Page Five of Internet Safety Comic
This the 101st post and page five of the ongoing Internet safety comic. Yeah for us! Not a bad start.
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William Kamkwamba had to drop out of high school because his family didn’t have enough money to cover the fees. Comitted to continuing his education, Kamkwamba found a local primary school with a large donated library. He read everything he could get his hands on, but was taken by a book on energy production that included plans for creating a windmill generator. His blog is a wonderful account of his successful attempt at providing power to his home and the homes of his neighbors. I was inspired by this story. The “internets” have been a key component to connecting Kamkwamba with other solar engineers and the larger world–helping him improve on his original generator. His windmill is the perfect example of 21st Century skills in practice. via BoingBoing
I talked to some VCU people about ePortofoliosYes, we still need the e. Just be glad it’s not an i.. It’s a conversation I’ve had any number of times over the years. I think that experience is leading to a better understanding of what’s going on structurally and the space we have to navigate competing interests. I’m also in a better position to show how certain technologies might help people find a middle way. However, I’m still trying to be honest about the complexities involved in an environment with shrinking resources and expanding expectations. That’s a rough line to sell when vendors have no compunction about pitching simple answers that aren’t exposed until after contracts are signed. For the record, I didn’t start with this peppy intro when I spoke. Portfolio Strategy There seem to be two major philosophies when thinking through portfolio content. Trophy Case The “trophy case” is showing the best of what the student has done. This is the pattern in many traditional portfolios. The student puts up assignment A. It’s as good as it’s going to get and it represents learning outcomes 1, 3, and 7. The alignment between the assignment and the evidence it presents of skills/knowledge is preordained and there’s little evidence of how or what led to that result. There is little or […]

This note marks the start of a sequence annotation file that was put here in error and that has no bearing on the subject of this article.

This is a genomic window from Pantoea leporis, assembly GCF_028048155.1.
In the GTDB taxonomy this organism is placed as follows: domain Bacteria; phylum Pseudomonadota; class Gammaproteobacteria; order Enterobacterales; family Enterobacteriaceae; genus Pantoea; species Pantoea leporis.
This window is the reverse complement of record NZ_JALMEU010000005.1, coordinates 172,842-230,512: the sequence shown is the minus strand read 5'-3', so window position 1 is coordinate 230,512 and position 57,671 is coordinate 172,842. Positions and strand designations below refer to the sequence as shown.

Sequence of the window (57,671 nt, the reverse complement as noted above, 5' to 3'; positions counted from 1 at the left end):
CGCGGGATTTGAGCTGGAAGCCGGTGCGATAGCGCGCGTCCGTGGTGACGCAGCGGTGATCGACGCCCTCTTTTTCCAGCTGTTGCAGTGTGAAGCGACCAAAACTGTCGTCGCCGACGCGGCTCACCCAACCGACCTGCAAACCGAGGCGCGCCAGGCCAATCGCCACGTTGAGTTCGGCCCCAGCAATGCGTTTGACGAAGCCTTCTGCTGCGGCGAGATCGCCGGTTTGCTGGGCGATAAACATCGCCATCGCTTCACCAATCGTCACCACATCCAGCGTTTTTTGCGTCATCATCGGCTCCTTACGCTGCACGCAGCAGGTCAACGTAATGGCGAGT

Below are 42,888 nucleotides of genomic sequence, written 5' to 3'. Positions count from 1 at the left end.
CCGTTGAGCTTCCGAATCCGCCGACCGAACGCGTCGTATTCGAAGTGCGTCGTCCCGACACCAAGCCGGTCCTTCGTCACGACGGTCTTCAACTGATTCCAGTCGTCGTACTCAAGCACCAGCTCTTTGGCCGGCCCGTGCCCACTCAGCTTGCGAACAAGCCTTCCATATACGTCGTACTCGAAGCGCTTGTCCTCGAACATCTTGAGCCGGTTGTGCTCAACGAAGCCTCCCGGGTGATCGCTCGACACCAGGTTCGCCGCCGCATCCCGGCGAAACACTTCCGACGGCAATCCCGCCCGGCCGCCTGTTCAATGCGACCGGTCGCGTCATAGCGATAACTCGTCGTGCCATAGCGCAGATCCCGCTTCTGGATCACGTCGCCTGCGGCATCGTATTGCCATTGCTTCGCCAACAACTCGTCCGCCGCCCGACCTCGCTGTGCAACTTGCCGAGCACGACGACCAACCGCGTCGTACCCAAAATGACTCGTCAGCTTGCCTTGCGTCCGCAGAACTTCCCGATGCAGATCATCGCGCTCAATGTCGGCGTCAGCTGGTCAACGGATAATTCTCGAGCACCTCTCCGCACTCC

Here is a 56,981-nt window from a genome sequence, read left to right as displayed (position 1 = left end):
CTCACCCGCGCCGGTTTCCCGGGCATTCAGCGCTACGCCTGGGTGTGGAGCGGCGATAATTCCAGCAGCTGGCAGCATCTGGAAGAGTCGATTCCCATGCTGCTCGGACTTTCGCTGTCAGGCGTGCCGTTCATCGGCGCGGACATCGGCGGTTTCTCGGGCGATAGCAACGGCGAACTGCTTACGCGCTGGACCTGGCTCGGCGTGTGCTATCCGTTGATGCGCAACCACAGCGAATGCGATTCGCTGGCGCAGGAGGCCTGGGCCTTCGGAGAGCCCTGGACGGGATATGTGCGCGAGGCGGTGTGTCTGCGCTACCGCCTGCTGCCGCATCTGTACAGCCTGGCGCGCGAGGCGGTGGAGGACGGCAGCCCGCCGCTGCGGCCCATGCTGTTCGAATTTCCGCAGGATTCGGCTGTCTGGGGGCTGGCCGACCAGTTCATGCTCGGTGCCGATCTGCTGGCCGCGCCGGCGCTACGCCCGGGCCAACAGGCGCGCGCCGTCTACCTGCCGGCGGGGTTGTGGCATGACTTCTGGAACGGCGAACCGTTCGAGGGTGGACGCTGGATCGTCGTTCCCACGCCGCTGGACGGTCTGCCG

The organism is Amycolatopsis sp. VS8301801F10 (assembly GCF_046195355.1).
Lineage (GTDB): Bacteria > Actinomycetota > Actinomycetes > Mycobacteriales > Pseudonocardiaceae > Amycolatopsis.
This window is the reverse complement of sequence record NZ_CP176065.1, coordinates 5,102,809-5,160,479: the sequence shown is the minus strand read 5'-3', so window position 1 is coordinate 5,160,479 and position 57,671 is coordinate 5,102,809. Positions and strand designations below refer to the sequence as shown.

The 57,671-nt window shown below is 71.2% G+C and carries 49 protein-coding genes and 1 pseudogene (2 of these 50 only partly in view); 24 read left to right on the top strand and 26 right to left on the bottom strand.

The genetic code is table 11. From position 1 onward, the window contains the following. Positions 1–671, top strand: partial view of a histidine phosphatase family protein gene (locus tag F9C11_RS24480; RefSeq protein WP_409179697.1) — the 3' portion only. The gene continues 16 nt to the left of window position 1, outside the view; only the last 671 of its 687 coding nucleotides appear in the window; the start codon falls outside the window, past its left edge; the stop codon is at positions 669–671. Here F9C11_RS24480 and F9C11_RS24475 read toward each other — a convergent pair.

Image from page 60 of “Birds of La Plata” (1920) flickr photo by Internet Archive Book Images shared with no copyright restriction (Flickr Commons) I often feel much of my life has been spent arguing against binary judgements related to technology.Another large portion of my life is spent fixing random issues I find when I go to write big posts like this. Seriously. People. Let me know if something is weird/broken. This kills me. I’d like to have neater boundaries and simpler discussions but they always seem to get in the way of what I perceive as reality. I’ve certainly tried to articulate options for content in creation in WordPress before. I tried really hard to have a nice list here that would move you from full-constrained incrementally towards the normal backend editor but the lines kept blurring on me so . . . you get what we have here today . . . which is a failure to delineate, crisply.And a failure to look up the Cool Hand Luke quote The idea that WordPress authoring is super-easy or needlessly complex is one of those arguments I have repeatedly. I believe, with varying degrees of effort/skills, WordPress authoring is simply what you want it to be. It can be tightly constrained, without even the need for an account or even […]